Just as Boeing takes the composite wing of its 787 to ultimate load in the static test rig (see Mike Mecham's earlier post), Bombardier has begun tests of a composite demonstrator wing for its CSeries narrowbody airliner, at its Belfast plant in Northern Ireland.
The demonstrator is a full-scale, three-quarter span pre-production wing, attached to a dummy center fuselage and with only the tip missing (as it's not needed for the test, the company says). Simulated main-gear leg, engine and pylon are attached.
The wing skins and spars for the demonstrator were built using the resin transfer infusion (RTI) process developed by Bombardier's Belfast operation. The components are formed from dry carbonfiber and the resin injected in the autoclave during curing.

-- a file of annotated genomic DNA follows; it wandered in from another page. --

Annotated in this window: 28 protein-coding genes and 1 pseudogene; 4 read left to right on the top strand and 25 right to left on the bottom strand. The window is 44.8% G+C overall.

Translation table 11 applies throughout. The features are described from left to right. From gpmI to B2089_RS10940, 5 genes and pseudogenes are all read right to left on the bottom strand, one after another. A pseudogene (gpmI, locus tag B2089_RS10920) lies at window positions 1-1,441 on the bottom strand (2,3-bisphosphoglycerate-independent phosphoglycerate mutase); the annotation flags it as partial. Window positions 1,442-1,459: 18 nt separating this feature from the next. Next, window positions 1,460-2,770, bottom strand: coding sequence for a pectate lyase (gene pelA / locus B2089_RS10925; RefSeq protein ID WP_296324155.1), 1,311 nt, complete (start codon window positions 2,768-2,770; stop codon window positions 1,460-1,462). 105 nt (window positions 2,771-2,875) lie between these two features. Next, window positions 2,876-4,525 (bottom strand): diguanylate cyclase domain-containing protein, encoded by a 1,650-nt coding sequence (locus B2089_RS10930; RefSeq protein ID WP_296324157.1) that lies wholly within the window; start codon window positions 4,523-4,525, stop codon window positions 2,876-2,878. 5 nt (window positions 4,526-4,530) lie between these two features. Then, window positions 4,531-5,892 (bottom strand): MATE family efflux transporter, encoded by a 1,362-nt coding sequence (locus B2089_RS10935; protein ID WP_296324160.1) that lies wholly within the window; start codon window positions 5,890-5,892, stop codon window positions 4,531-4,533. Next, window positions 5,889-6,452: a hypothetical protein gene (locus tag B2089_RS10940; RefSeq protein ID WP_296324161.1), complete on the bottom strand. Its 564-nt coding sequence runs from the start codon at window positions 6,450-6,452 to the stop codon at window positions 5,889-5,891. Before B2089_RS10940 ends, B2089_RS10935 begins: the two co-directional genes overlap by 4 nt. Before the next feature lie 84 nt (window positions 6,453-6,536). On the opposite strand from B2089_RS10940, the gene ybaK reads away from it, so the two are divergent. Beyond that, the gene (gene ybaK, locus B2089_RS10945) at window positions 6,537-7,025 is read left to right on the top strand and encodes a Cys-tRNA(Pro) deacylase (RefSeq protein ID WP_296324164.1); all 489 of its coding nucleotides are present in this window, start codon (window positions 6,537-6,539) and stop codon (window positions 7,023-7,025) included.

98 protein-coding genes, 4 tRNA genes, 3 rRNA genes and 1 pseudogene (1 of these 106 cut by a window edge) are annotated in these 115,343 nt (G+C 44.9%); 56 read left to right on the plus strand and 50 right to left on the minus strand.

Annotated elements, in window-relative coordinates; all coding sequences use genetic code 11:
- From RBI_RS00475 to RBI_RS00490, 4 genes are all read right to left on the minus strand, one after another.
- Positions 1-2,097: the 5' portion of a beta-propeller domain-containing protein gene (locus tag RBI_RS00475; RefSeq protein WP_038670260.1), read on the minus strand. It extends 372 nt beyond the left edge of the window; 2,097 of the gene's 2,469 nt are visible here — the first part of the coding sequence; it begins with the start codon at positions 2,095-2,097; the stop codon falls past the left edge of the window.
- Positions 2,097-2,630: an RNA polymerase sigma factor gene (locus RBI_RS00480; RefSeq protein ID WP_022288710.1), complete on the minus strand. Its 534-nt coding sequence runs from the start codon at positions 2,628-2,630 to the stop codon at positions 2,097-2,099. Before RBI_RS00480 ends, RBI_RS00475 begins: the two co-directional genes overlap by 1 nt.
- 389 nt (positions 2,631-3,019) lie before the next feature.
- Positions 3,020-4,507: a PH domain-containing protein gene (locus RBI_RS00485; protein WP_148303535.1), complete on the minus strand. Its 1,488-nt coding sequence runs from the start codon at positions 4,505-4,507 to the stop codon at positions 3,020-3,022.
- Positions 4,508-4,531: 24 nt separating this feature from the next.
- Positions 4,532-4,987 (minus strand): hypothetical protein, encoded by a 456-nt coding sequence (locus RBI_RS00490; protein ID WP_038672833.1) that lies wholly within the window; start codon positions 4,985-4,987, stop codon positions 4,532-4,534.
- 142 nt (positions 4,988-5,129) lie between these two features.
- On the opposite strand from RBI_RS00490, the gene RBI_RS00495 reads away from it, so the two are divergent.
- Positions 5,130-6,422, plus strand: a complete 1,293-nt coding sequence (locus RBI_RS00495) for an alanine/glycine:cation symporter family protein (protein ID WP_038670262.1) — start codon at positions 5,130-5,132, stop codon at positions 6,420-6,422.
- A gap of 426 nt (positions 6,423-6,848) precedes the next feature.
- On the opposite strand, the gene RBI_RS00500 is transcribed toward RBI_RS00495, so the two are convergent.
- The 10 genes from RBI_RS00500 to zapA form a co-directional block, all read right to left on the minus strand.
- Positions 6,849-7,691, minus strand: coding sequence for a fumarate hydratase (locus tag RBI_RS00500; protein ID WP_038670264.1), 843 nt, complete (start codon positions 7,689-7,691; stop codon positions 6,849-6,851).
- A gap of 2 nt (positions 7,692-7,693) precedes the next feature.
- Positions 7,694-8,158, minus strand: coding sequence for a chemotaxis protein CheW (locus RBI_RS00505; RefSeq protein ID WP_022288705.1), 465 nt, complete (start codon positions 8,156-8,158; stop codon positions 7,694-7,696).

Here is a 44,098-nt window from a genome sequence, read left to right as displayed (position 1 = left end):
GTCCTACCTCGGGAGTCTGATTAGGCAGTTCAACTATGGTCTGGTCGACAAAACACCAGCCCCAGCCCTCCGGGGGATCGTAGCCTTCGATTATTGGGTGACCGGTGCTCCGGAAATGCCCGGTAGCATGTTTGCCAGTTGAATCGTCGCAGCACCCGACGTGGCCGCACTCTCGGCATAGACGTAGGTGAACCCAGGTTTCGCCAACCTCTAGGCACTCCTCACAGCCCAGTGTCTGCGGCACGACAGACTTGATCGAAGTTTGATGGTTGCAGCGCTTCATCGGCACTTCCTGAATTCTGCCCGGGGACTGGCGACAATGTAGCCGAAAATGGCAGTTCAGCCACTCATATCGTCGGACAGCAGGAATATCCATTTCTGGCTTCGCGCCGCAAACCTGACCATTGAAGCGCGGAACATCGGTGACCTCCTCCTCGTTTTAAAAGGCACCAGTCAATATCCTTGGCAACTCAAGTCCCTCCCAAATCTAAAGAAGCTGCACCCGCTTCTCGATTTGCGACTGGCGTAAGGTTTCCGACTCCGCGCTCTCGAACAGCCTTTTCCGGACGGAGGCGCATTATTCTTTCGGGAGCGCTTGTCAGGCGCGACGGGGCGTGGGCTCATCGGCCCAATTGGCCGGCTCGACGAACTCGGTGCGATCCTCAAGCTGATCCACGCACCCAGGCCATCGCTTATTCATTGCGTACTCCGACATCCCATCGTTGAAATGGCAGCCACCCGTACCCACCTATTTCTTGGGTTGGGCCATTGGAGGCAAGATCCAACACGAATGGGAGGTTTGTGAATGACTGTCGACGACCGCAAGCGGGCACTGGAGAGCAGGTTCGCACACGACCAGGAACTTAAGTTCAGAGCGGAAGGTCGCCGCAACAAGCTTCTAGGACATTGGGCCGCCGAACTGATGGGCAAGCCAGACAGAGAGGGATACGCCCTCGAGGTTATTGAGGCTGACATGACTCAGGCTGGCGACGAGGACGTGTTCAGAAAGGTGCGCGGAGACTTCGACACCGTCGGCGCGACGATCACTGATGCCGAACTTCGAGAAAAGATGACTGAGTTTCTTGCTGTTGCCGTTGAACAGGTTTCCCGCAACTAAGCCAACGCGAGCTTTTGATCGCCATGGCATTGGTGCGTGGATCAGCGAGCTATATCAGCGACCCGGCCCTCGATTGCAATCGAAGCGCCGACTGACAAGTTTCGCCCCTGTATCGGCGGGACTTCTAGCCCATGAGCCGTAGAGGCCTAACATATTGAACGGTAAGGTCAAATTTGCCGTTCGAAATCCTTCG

The upper and lower composite wing skins are single pieces with integral stiffeners (stringers). The front and rear spars are also single-piece composite parts, Bombardier says. The skins are mechanically fastened to the spars and ribs.
Results from load tests on the demonstrator will be used to optimize design of the production wing, the first of which is scheduled to be delivered next year for the CSeries static-test article. First flight of the new airliner is planned for 2012.